Contestants include Steena Salido, John Hernandez, Drake Horner, Paul Fox, Kathie Hedrick, Autumn Horvat, Eli Turner, Dominic DiTolla, Joel Martin, Jesse Andrews, Darryl Graves, Phillip Showers, Sam Racioppo, Julian Moreno and Tony Kanani-Bruhn.

Comedy returns to the Screening Room

The Screening Room Presents Comedy Night at 9 p.m., Wednesday, August 15. Marcus Gallegos hosts and Matt Ziemak headlines. Rounding out the bill are Charles Ludwig, Eden Nault, Cindell Hanson, Andrew Scott and Randy Ford. Doors are at 8:30 and the show is free.

The comedy revival at The Screening Room follows a hiatus in programming as the theatre transferred to new owners. The theater’s previous incarnation supported at least two comedy shows weekly, including a Tuesday night standup open mike and a Friday night comedy variety show that mixed standup acts and teams from local improv companies.

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Arizona Still Grappling with Question of How to Prevent School Shootings

Posted By on Fri, Aug 10, 2018 at 3:14 PM

March for our Lives protest in Tucson. - DANYELLE KHMARA
  • Danyelle Khmara
  • March for our Lives protest in Tucson.

Gun legislation in Arizona remains a hot-button issue going into election season. Gov. Doug Ducey’s proposed school safety plan, which was unveiled in March, was a contentious bill since Arizona lawmakers can’t agree whether “school safety” and “gun reform” are synonymous.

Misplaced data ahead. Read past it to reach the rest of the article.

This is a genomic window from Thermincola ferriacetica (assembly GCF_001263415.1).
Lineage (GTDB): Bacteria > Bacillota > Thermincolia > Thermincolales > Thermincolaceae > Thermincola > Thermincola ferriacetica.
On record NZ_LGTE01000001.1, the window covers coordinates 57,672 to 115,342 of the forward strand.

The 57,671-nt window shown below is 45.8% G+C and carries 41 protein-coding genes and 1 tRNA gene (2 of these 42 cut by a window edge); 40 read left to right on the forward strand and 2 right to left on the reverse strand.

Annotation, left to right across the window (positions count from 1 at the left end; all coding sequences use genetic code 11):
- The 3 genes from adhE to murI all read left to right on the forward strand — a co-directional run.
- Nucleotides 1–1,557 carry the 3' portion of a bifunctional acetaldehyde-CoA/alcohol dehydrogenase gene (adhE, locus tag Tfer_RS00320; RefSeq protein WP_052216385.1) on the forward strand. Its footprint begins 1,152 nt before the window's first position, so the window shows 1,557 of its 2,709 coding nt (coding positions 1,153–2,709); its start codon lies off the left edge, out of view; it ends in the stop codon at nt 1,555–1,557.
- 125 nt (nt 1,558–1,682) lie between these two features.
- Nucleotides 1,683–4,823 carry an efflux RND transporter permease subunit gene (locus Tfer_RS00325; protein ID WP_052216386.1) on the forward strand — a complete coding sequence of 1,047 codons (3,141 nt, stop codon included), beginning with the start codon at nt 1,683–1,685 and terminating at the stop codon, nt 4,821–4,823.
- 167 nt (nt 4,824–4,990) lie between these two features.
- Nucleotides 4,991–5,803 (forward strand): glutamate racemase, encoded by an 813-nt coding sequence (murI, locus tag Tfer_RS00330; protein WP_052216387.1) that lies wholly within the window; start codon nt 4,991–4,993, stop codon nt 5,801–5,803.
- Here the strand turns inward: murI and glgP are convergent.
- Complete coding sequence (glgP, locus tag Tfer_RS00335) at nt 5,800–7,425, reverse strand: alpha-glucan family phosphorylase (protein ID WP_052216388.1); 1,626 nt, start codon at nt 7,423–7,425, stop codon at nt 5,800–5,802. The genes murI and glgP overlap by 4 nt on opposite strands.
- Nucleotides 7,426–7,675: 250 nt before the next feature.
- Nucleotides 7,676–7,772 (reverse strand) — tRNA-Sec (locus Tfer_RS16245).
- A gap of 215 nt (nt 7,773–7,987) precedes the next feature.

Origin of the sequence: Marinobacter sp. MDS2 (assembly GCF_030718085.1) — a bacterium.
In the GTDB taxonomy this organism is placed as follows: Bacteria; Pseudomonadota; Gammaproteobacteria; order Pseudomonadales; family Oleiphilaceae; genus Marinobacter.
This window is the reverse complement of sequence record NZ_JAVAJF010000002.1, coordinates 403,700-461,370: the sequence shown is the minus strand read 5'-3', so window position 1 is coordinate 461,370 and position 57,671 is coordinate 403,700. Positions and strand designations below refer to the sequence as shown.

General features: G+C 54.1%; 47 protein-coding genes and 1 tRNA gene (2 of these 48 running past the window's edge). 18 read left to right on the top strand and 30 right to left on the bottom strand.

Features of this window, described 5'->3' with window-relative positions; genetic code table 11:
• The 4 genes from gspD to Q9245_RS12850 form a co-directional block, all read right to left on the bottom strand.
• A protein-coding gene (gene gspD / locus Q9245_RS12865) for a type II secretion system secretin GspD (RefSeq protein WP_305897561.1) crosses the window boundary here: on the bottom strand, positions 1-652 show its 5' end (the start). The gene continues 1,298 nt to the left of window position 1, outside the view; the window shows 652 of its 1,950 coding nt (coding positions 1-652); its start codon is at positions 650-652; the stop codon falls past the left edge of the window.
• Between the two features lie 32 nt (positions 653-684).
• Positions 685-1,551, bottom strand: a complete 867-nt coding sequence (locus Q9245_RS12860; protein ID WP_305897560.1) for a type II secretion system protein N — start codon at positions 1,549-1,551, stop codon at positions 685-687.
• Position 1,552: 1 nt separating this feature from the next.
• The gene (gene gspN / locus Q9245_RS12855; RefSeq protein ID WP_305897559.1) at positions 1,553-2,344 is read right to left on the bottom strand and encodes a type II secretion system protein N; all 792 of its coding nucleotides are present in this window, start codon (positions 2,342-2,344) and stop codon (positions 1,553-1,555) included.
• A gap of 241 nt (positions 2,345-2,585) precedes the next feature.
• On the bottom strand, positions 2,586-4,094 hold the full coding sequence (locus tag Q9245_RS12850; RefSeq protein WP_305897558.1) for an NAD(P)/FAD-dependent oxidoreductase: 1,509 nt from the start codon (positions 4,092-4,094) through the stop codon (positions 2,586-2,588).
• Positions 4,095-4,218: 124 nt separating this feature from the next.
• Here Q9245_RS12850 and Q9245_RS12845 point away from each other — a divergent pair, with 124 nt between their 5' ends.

The bill was proposed as a proactive measure towards preventing any more school shootings like the February attack Marjory Stoneman Douglas High School in Parkland, Florida. The bill passed in the Senate with full support from Republicans and none from Democrats. But ultimately, the legislation stalled in the House.

“Governor Ducey was disappointed that the Safe Arizona Schools Plan was not passed by the Legislature, but that doesn’t mean that our work is done on the issue,” said Ducey Press Secretary Elizabeth Berry in an email. “School safety is a top priority and the governor is committed to fighting for the common-sense reforms included in the [bill].”

Ducey says that passing his school safety bill is one of his highest priorities going into the next legislative session, should he win re-election. But with his plan facing criticism from both Republicans and Democrats, he will have a challenge seeing it become law if he’s reelected.

Democrats cite the lack of universal background checks as one of the bill’s biggest pitfalls. Ducey’s plan intends to strengthen the existing criminal background check system, allocating $600,000 to do so, but that doesn’t take into account that person-to-person sales aren’t regulated because only federally licensed firearm dealers are required to perform background checks at the point of sale. This is commonly referred to as the “gun show loophole.”